Food Packaging: That’s a Wrap

Food Packaging: That’s a Wrap

Environmental impacts, cost concerns, and technology advances drive food packaging innovation.

From food packages constructed of cornstarch and plant-based coatings that extend fruit freshness to liquor bottles made of paper, traditional food and beverage packaging is undergoing an overhaul.

“Numerous initiatives in the United States and Europe fund work on alternative plastics,” says Carson Meredith, executive director with the Renewable Bioproducts Institute and a professor at the Georgia Institute of Technology.

Behind this innovation is growing recognition that the convenience of traditional single-use packaging imposes significant environmental and economic costs.

“Single-use packaging relies on the continuous extraction of limited raw materials to keep up with market demand,” says Bridget Croke, managing director with Closed Loop Partners, a New York-based investment firm focused on building the circular economy. This degrades ecosystems and emits greenhouse gases.

Moreover, because materials are thrown away rather than recaptured at the end of their use, their economic value ultimately goes to waste, too. Disposal fees and processes also add costs.

Growing consumer concern about the environmental impact of food and beverage packaging also has an impact. Consumers’ top concerns about food packaging are, understandably, hygiene and safety, according to a recent McKinsey & Company survey (see chart). At the same time, 55% of those surveyed indicate they’re extremely or very concerned about the environmental impact of packaging.

Advances in technology also play a role. “Technology is a game-changer in enabling more reuse opportunity,” says Tim Debus, president and chief executive officer with the Reusable Packaging Association.

One example comes from RM2, which embeds Internet of Things (IoT) sensor technology in its composite pallets. The sensors capture and transmit each pallet’s location, temperature, and shock and tilt events.

“Customers know exactly where their pallets and product are, what temperature they’re experiencing, and whether any damage-causing events occurred—and when and where—in real time,” says Mark Gordon, senior vice president of business development at RM2.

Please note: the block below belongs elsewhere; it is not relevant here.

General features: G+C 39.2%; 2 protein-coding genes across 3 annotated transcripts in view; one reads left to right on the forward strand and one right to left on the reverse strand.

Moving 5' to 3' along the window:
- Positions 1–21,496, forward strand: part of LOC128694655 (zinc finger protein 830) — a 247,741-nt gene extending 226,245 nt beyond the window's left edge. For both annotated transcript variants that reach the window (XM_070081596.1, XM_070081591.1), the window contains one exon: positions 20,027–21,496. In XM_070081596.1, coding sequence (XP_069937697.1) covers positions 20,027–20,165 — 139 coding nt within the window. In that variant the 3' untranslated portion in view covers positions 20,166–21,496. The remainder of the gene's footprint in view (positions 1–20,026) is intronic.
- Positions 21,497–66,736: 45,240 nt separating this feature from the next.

The sensor technology is less expensive and easier to use than the mix of location trackers, temperature and vibration sensors, and accelerometers that would otherwise be needed to capture the same amount of data.

Reusable Packaging

Innovation makes it easier to reuse food packaging. For instance, OZZI has developed a closed-loop system of reusable meal containers along with a patented collection system.

OZZI’s bright green containers have the same basic shape as many Styrofoam to-go containers. However, they’re made from BPA-free plastic that can be cleaned and reused hundreds of times and then recycled, says Tom Wright, chief executive officer with the North Kingston, Rhode Island-based firm.

Just as important as the containers themselves is the collection solution. For reusables to work, you need a “user-friendly” collection system, Wright says.

With the OZZI system, dubbed O2GO, diners check out their containers, enjoy their meals, and then return the containers to a collection device that looks similar to a vending machine. Typically, these are located at multiple places around a facility or campus. When they’re getting full, the machines alert the staff, who can then empty them and move the containers for cleaning. OZZI averages a return rate of about 98%, Wright says.

The company launched its solution on college campuses and has since expanded to other campus-type environments, including healthcare facilities, senior centers, and office buildings.

Another venture, Brooklyn, New York-based Returnity Innovations, focuses on reusable packaging for e-commerce deliveries. The company has developed packaging solutions for other products, including clothes and furniture, and is working on solutions for food and beverage companies, says chief executive officer Mike Newman.

Each solution is tailored to the company and product, and follows what Newman calls the “3P” framework:

1. Process. What process will be used to get the package back? It should be easy and low cost.

“The biggest, most important thing for companies looking at reusables is the cost of packaging return,” Newman says. If a company’s existing logistics model doesn’t include the return of the package, adding this function can impose a significant new expense.